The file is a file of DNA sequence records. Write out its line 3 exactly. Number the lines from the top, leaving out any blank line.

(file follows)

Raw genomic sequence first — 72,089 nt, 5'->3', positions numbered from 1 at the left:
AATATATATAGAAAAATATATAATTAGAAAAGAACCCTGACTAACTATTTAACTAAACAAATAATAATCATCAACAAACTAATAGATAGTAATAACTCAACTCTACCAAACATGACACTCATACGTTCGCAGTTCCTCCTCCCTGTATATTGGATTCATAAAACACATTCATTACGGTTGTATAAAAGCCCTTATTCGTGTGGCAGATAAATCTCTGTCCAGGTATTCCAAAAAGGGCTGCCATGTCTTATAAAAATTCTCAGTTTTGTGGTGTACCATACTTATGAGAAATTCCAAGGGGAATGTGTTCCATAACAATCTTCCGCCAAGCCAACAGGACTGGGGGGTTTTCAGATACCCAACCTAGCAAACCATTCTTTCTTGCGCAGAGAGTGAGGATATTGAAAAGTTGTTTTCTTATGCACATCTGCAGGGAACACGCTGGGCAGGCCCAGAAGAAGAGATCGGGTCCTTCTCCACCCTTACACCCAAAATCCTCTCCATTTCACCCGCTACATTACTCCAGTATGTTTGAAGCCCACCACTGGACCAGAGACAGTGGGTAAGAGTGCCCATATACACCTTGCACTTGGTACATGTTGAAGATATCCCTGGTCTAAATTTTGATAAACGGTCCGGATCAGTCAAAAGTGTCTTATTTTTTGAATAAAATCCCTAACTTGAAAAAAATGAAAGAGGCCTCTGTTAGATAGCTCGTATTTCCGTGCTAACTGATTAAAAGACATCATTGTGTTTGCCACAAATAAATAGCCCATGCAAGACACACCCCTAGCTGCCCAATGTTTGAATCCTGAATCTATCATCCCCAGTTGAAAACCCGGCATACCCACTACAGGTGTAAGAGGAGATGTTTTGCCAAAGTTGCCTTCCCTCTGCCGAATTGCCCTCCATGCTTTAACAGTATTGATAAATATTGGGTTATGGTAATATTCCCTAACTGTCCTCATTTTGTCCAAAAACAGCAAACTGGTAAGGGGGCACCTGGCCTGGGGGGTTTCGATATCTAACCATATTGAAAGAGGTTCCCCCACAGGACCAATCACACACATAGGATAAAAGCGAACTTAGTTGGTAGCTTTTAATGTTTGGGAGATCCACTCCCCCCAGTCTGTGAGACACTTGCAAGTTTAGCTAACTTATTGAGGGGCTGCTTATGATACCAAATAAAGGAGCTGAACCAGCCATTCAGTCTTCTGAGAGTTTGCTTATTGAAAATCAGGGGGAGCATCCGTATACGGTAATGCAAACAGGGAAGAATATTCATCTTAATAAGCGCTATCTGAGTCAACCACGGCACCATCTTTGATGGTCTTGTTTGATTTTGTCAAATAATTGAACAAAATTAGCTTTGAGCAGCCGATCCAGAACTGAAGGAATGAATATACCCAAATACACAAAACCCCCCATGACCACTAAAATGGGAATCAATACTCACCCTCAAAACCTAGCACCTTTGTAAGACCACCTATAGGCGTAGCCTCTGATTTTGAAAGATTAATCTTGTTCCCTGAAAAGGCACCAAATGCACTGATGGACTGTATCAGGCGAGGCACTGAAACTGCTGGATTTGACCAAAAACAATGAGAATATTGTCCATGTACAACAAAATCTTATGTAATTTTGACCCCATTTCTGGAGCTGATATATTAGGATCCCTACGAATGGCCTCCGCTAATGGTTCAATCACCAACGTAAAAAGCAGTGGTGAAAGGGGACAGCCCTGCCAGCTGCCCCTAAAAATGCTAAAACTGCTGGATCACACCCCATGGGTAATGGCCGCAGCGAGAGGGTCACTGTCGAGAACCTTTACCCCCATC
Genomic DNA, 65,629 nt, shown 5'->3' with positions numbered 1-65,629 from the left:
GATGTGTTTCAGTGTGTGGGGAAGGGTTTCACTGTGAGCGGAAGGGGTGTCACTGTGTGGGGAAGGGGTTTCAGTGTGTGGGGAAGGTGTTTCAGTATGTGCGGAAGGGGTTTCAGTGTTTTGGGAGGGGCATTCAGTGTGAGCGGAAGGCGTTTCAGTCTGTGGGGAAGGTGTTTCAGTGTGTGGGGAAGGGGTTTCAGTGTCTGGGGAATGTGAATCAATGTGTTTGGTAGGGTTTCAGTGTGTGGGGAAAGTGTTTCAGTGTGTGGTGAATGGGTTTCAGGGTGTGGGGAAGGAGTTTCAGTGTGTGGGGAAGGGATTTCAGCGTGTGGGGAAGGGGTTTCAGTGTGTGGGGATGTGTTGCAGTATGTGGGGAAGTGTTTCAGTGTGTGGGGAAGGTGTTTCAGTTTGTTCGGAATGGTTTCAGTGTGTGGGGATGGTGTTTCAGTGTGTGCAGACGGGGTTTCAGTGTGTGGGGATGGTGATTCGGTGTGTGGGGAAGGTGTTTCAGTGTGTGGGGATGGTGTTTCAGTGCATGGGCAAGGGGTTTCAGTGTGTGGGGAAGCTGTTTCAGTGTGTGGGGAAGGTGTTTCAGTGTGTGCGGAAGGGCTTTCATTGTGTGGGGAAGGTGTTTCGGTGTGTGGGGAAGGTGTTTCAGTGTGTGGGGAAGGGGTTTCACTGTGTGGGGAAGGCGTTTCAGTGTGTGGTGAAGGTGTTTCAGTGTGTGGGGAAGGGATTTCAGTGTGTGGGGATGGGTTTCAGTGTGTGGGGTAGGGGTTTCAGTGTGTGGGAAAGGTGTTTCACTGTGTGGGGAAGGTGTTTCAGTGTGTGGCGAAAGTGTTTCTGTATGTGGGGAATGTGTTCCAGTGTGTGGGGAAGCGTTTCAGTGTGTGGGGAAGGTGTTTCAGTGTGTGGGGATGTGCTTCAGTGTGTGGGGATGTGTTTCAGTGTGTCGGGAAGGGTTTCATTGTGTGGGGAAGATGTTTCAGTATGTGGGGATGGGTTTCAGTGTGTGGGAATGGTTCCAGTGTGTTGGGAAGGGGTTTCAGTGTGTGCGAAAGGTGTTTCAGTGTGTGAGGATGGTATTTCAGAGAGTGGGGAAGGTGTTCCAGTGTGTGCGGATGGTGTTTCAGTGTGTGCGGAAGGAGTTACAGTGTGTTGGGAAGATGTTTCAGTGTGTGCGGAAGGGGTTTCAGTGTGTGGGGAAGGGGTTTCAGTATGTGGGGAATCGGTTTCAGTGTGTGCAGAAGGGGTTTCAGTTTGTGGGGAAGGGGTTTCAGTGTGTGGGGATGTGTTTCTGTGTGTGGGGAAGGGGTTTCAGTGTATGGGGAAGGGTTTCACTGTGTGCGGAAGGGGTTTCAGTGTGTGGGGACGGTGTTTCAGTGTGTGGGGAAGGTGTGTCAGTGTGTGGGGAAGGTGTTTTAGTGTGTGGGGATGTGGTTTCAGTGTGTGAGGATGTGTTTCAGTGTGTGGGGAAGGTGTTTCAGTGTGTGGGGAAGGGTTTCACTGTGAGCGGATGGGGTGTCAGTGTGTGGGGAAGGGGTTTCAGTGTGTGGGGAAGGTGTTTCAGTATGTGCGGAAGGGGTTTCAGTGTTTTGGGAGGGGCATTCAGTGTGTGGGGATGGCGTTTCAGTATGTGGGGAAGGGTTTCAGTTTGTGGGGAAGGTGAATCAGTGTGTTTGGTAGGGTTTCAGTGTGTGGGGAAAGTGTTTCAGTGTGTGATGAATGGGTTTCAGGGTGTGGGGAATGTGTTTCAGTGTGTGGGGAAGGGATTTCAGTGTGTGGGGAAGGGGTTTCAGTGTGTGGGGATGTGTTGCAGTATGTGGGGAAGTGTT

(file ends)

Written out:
Genomic DNA, 65,629 nt, shown 5'->3' with positions numbered 1-65,629 from the left: